This is our problem when we come to Australia Day. We have chosen to celebrate our nation on a date that reminds the original inhabitants of the evil and injustice done to them. In this, I am calling those of us with no Indigenous heritage to be other-centred. We may well attach significance and happy memories to the date of 26th January. But we need to weigh these in the balance with the cruel reminder such a date entails. There are no weighty reasons for retaining the date. It has only been a national public holiday since 1994. Meanwhile, the calls for a change of attitude to 26th January have been around for a lot longer. In 1938, the Indigenous response to Australia’s sesquicentenary was a Day of Mourning. We can easily, and more happily, celebrate Australia Day on another date, and over time that will become hallowed tradition. It is no major sacrifice to move it. But, in doing so, we communicate love and respect in a way necessary for reconciliation. For a faith centered on the cross, this should be an easy equation. We are called to live other-centred lives of self-sacrificial love. To make large sacrifices for love of others. This is a small sacrifice.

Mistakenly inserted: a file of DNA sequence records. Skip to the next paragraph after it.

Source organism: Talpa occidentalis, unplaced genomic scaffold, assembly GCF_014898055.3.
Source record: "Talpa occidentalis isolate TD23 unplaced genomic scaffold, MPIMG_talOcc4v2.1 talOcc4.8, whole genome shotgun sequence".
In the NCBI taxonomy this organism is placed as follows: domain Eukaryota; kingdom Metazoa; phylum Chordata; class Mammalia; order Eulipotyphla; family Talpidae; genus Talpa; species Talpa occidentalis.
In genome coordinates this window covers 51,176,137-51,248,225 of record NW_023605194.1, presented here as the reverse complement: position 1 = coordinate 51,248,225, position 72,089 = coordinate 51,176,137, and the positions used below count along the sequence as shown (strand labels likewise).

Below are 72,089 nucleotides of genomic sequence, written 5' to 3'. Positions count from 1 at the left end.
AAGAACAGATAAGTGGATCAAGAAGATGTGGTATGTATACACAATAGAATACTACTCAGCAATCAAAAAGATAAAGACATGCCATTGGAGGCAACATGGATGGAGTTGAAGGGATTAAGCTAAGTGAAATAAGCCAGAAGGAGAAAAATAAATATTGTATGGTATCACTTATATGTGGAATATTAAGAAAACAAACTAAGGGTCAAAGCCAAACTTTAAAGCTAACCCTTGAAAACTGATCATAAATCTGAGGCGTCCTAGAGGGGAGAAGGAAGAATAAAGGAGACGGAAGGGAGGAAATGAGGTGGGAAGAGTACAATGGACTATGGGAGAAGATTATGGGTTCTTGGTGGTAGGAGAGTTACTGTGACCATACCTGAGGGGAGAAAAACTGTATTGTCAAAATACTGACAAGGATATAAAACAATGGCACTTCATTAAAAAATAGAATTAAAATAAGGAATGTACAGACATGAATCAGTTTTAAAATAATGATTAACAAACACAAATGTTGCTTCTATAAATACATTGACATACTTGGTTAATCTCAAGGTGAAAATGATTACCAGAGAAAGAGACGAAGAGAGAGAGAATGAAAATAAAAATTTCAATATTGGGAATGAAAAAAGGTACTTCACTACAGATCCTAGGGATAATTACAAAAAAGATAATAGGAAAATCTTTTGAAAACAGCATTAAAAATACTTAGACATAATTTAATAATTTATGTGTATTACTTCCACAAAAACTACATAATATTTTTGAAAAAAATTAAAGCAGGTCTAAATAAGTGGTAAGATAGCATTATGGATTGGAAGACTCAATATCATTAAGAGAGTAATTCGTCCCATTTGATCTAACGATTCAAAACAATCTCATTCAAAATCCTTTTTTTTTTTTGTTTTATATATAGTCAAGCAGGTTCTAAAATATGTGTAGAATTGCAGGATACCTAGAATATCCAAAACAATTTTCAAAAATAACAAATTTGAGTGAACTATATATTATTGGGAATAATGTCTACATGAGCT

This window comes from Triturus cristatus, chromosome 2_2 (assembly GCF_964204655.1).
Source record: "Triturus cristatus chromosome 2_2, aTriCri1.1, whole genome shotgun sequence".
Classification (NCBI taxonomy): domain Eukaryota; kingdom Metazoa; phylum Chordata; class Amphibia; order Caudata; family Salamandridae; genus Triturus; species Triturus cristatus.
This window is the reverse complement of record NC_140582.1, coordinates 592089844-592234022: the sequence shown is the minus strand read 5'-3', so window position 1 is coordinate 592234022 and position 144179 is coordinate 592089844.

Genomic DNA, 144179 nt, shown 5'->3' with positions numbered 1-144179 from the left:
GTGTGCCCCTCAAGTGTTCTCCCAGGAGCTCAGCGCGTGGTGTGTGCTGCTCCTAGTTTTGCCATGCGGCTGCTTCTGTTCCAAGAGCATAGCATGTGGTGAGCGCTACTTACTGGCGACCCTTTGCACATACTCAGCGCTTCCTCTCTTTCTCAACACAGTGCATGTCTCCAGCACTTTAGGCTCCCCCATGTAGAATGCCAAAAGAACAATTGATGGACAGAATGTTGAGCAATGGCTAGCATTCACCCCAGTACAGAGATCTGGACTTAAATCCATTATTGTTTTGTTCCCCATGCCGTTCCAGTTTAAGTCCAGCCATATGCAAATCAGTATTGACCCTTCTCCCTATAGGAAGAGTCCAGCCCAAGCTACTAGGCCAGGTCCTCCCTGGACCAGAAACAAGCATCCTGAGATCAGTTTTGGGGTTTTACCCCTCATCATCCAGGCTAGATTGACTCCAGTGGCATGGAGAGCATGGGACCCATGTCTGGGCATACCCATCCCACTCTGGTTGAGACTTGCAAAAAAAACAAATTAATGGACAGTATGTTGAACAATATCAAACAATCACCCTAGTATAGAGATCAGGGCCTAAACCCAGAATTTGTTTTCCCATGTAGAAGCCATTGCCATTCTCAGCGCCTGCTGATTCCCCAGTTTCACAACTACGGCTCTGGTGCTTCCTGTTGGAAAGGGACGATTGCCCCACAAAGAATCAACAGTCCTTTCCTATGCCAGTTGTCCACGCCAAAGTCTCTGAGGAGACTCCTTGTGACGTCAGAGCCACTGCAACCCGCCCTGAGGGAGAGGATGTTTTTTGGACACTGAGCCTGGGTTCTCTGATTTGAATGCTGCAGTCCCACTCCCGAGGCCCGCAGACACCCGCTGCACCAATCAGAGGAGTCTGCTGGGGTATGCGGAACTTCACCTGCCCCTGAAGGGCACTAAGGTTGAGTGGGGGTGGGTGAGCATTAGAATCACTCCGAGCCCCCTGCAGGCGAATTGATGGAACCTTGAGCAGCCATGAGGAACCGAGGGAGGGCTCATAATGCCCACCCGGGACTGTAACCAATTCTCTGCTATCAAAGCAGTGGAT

There was some recent controversy over the Triple J Hottest 100 changing its count down to the following day. Some politicians used it for political mileageTriple M announced a rival Ozzest 100The Australian Conservatives tried something similar, to the disapproval of some of the musicians included. What are we saying when we cannot perceive the moving of the date of the hottest 100 as an Australian act? It is, dare I say it, a fundamentally Christian act, in its concern to offer acceptance and healing to the wounded. Some have responded by suggesting we vote for the song January 26 in an attempt to get it voted most Australian song. The song argues for the date to be changed. Dan Sultan, featured in the song, spoke to this issue on Q and A last year: “I think we should recognise the 26th of January for what it is, which is a day that started the on-going genocide of our people. I think there are many days throughout our history that include everybody and I think it’s important that a day called Australia Day includes all Australians. The fact of the matter is that it doesn’t include us; it excludes us.”

This finally, after listening and considering and praying, is where I land. A national day should promote unity in the nation. As a Christian, I see part of my role within our society is to be a voice that promotes a love of all people, that expresses the love God has for all. In love, we need to move the date. My thanks to those who have helped me to see this.

Megan Powell du Toit is an ordained Baptist minister, Publications and Policies Administrator for the Australian College of Theology and editor of the academic journal Colloquium. This article was first published by Ethos: EA Centre for Christianity and Society as part of its Engage.Mail.